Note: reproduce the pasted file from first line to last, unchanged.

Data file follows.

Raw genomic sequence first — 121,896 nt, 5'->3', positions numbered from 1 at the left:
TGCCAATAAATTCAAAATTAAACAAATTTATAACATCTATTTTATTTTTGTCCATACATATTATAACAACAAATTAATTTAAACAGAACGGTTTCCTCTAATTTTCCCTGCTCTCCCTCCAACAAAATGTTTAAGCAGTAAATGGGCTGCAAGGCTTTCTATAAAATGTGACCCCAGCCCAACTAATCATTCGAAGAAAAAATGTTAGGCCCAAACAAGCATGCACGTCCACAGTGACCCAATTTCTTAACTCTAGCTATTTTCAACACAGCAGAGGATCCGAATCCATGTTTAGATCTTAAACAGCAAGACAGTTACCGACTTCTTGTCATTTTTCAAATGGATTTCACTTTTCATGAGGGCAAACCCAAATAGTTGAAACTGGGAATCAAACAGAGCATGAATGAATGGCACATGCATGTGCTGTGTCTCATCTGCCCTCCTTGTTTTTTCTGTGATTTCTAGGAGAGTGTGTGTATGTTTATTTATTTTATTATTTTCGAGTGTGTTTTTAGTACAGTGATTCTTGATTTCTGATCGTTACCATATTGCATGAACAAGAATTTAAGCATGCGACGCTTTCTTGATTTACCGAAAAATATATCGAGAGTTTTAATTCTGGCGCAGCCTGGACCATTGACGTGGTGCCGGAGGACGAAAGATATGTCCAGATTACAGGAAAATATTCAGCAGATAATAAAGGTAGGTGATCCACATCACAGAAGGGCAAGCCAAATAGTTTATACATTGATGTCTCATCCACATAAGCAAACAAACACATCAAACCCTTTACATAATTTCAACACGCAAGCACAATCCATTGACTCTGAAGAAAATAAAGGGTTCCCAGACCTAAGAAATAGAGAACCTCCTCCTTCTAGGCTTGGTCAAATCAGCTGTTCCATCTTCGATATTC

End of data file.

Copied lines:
Raw genomic sequence first — 121,896 nt, 5'->3', positions numbered from 1 at the left:
TGCCAATAAATTCAAAATTAAACAAATTTATAACATCTATTTTATTTTTGTCCATACATATTATAACAACAAATTAATTTAAACAGAACGGTTTCCTCTAATTTTCCCTGCTCTCCCTCCAACAAAATGTTTAAGCAGTAAATGGGCTGCAAGGCTTTCTATAAAATGTGACCCCAGCCCAACTAATCATTCGAAGAAAAAATGTTAGGCCCAAACAAGCATGCACGTCCACAGTGACCCAATTTCTTAACTCTAGCTATTTTCAACACAGCAGAGGATCCGAATCCATGTTTAGATCTTAAACAGCAAGACAGTTACCGACTTCTTGTCATTTTTCAAATGGATTTCACTTTTCATGAGGGCAAACCCAAATAGTTGAAACTGGGAATCAAACAGAGCATGAATGAATGGCACATGCATGTGCTGTGTCTCATCTGCCCTCCTTGTTTTTTCTGTGATTTCTAGGAGAGTGTGTGTATGTTTATTTATTTTATTATTTTCGAGTGTGTTTTTAGTACAGTGATTCTTGATTTCTGATCGTTACCATATTGCATGAACAAGAATTTAAGCATGCGACGCTTTCTTGATTTACCGAAAAATATATCGAGAGTTTTAATTCTGGCGCAGCCTGGACCATTGACGTGGTGCCGGAGGACGAAAGATATGTCCAGATTACAGGAAAATATTCAGCAGATAATAAAGGTAGGTGATCCACATCACAGAAGGGCAAGCCAAATAGTTTATACATTGATGTCTCATCCACATAAGCAAACAAACACATCAAACCCTTTACATAATTTCAACACGCAAGCACAATCCATTGACTCTGAAGAAAATAAAGGGTTCCCAGACCTAAGAAATAGAGAACCTCCTCCTTCTAGGCTTGGTCAAATCAGCTGTTCCATCTTCGATATTC